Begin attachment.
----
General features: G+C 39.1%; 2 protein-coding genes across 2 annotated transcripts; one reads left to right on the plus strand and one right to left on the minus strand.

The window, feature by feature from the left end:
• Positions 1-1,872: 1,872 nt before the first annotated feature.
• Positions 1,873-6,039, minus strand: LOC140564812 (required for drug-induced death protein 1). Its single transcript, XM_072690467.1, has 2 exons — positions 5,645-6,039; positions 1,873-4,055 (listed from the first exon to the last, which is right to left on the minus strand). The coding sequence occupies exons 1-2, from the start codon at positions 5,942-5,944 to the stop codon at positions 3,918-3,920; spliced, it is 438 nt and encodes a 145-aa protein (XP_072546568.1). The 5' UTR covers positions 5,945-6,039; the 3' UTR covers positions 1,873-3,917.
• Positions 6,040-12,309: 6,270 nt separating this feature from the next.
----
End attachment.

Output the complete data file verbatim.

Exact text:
General features: G+C 39.1%; 2 protein-coding genes across 2 annotated transcripts; one reads left to right on the plus strand and one right to left on the minus strand.

The window, feature by feature from the left end:
• Positions 1-1,872: 1,872 nt before the first annotated feature.
• Positions 1,873-6,039, minus strand: LOC140564812 (required for drug-induced death protein 1). Its single transcript, XM_072690467.1, has 2 exons — positions 5,645-6,039; positions 1,873-4,055 (listed from the first exon to the last, which is right to left on the minus strand). The coding sequence occupies exons 1-2, from the start codon at positions 5,942-5,944 to the stop codon at positions 3,918-3,920; spliced, it is 438 nt and encodes a 145-aa protein (XP_072546568.1). The 5' UTR covers positions 5,945-6,039; the 3' UTR covers positions 1,873-3,917.
• Positions 6,040-12,309: 6,270 nt separating this feature from the next.